The rate of price rises in UK shops almost doubled in January, adding to pressure on the cost of living with more increases to come, according to a survey.
Shop-price annual inflation accelerated to a near-decade high of 1.5% from 0.8% a month earlier, the British Retail Consortium’s survey showed. The rate of increase was higher than the six-month average rise of 0.1% and was the highest since December 2012.
The increase was driven by a 0.9% rise in non-food inflation, rebounding from a 0.2% decline in December. Furniture and flooring prices rose particularly fast because of strong demand and higher shipping costs.
Food-price inflation strengthened to 2.7% from 2.4% a month earlier. Fresh food inflation was little changed at 2.9% but the rate of price increases for ambient food rose to 2.4% from 1.7%. Prices were affected by poor harvests, labour shortages and rising global food prices.
The BRC said prices were likely to keep rising strongly. The trend will put further pressure on household budgets with domestic energy prices surging and an increase in national insurance contributions on the way.
Helen Dickinson, the BRC’s chief executive, said:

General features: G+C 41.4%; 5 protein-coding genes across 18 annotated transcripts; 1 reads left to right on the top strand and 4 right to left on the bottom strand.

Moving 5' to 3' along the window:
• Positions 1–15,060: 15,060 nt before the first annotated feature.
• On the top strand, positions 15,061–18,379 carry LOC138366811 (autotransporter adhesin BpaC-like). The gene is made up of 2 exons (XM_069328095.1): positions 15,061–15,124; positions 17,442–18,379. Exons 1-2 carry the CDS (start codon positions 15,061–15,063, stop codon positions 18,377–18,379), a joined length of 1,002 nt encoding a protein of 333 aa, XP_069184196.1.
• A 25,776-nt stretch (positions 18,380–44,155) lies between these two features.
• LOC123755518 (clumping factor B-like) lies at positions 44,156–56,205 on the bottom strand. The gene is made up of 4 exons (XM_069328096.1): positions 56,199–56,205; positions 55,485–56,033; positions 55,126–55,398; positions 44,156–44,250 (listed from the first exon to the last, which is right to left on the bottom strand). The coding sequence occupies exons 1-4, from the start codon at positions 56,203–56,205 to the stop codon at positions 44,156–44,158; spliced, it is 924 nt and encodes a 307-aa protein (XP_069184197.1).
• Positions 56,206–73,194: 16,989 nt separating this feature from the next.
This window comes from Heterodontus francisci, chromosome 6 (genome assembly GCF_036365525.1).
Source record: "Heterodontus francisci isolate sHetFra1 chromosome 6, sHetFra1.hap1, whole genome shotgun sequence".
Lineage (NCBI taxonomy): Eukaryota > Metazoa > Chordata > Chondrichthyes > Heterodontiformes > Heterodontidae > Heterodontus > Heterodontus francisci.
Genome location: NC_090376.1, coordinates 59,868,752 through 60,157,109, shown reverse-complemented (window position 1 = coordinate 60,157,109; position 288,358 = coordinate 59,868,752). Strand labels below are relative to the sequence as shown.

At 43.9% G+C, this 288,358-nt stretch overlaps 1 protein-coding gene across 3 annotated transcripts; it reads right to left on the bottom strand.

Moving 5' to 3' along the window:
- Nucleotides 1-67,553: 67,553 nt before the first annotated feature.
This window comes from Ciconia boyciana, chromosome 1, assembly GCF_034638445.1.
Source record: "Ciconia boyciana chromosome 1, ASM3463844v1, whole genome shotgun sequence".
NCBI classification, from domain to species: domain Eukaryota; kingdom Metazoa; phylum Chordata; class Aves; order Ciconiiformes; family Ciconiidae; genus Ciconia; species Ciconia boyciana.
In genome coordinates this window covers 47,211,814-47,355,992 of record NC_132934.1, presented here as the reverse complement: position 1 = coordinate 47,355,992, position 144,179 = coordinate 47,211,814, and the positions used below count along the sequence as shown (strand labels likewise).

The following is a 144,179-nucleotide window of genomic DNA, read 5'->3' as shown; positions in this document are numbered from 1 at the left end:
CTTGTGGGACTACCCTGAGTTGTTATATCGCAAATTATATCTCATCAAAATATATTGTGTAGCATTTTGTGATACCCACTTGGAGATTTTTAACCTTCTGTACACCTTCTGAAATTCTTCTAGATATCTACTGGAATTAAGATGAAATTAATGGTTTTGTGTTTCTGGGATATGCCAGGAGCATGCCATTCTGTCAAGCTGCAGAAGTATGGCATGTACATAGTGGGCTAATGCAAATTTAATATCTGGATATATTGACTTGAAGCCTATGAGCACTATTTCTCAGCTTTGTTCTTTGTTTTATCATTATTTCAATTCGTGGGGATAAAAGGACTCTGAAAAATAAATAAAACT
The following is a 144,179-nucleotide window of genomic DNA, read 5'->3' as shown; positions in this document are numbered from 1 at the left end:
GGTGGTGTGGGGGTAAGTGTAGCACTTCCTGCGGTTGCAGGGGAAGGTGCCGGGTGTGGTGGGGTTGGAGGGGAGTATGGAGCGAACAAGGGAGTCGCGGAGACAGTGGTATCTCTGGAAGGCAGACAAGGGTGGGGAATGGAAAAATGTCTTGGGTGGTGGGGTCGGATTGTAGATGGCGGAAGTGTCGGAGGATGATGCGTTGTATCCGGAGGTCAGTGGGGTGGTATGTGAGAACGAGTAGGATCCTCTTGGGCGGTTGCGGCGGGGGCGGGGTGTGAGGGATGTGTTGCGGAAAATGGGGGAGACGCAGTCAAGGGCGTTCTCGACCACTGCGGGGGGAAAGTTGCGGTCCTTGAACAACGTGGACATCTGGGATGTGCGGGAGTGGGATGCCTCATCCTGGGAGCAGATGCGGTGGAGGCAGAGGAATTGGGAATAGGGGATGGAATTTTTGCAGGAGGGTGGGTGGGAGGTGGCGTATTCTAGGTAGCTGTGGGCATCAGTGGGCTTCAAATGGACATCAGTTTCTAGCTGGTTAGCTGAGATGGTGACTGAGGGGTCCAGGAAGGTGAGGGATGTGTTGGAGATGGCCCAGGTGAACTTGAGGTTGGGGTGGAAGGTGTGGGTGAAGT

“The rise in shop prices is playing into wider UK inflation, which is pushing cost of living to the forefront of the political agenda. Many households will find it difficult to absorb the additional costs, as well as others on the horizon. As commodity prices, energy prices and transportation costs continue to rise, it is inevitable that retail prices will continue to follow.”
Mike Watkins, head of retailer insight at NielsenIQ, which compiled the survey, said the impact on disposable incomes was likely to make consumers less willing to spend. The Bank of England faces a dilemma over whether to increase interest rates to curb inflation with some commentators arguing that doing so would harm the economy.
Story originally appeared on fca.org.uk